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GUEST OPINION: Protecting land for Islanders
The news industry has largely neglected agriculture. It has firmly planted itself deep inside our cities, fostering a knowledge dissemination climate that has kept vital information regarding food production, farming and all the related science out of the spotlight.
Provincial cuts to education, say, will get attention and usually raise concerns over the system’s ability to provide quality schooling to our children. Changes to health care will garner comment on how people’s access to the medical system will be affected. These are both services that, when put in jeopardy, are covered from the assumption that they are essential and that their loss will have negative impacts.
Rarely, in both of these examples, will the reporter hinge the story on the wage-earning implications for teachers or doctors. Any education or health care story, we can all agree, is much larger in scope than that.
A farmer’s ability to turn a profit is, similarly, not getting at the heart of most agricultural issues. Often, though, the stories we hear are about a farmer’s struggle to make ends meet, a tragic situation only relevant in context of the larger concerns that are plaguing agriculture.
Farmers talk about low commodity prices, suffering trade relationships and we sometimes push government for support, but that’s not the news. The hook lies in the fact that something essential is in jeopardy — something that affects everyone.
During a recent visit to my alma mater, the University of Winnipeg, a professor was dismissive of the fact that I grow commodity crops, saying, “Talk to me when you start growing vegetables.” The implication was that soybeans, wheat and canola are not food. They are. Wheat is a staple across the globe. Soybeans are an excellent source of accessible and efficient protein, and canola is also a sought-after and versatile food product.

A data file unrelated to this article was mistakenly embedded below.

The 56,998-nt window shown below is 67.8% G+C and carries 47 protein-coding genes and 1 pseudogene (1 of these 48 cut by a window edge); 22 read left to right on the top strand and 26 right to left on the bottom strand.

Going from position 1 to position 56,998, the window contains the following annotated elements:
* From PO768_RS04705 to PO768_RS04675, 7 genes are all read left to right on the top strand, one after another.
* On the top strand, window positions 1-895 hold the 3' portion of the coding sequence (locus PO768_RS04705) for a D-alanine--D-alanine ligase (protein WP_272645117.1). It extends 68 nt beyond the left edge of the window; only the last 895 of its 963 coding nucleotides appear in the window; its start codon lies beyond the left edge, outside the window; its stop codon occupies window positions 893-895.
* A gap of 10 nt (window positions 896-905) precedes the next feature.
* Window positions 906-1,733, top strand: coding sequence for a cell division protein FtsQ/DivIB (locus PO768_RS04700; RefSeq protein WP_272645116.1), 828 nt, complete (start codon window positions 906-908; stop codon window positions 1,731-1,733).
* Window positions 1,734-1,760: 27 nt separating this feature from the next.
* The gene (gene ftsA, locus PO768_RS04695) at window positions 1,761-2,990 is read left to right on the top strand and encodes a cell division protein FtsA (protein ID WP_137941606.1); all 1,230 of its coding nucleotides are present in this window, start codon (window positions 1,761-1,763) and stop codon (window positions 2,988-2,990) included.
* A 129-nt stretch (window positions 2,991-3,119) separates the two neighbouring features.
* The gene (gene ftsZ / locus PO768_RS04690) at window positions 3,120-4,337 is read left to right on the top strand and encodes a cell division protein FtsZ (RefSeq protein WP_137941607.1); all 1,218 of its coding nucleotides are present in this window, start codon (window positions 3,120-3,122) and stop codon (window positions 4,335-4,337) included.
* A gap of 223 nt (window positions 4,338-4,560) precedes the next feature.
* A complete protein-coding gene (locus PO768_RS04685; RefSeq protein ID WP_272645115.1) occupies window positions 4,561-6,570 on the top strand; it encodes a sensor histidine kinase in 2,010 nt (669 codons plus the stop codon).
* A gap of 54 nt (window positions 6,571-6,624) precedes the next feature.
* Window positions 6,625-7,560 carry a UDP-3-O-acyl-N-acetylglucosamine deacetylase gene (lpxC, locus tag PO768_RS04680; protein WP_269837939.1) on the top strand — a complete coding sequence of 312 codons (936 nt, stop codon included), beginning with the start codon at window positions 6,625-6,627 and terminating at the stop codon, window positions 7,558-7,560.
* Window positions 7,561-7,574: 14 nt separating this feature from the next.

The comment highlighted what is a formidable knowledge gap among people, like her, who are otherwise very well-informed.
Journalism graduates tend to know things like how to cover courts, how to cover government, how to cover policy and how to sniff out special interest groups. Agriculture is something the occasional newsroom has an edge on, but only if they have someone on staff with some perspective on it.
The distribution of agricultural knowledge has largely fallen on interest groups to handle, and with that comes the taint that has manufactured a baseless assumption among reporters and the public that the science the ag industry puts out is nothing more than coy messaging meant to dupe those with less intellectual fortitude than our gatekeepers.
Twitter has been especially lousy with statements from journalists uniting in their contempt for special interest groups vying for their attention. Journalistic integrity should be anchored on more than fealty to an anti-bias sentiment that, without additional context and without an understanding of the source, is weak and empty.
How is agriculture supposed to have a voice when the people tending the gates to information lack the required perspective and knowledge of what qualifies as relevant, and, worse yet, equate acquiring such knowledge themselves with a loss of integrity or a betrayal of their readership?
News outlets, journalism schools and whoever else has consciously or subconsciously shut the door on agriculture are sitting on a tremendous opportunity. Canadians should be privy to more information about agriculture, about where their food comes from — including commodity crops — and about how to outsmart misleading labels at the grocery store.
The opportunity remains for newspapers to be that important conduit through which credible information and balanced reporting could fill a void currently rife with lies, fearmongering and other goop.
Copyright Postmedia Network Inc., 2020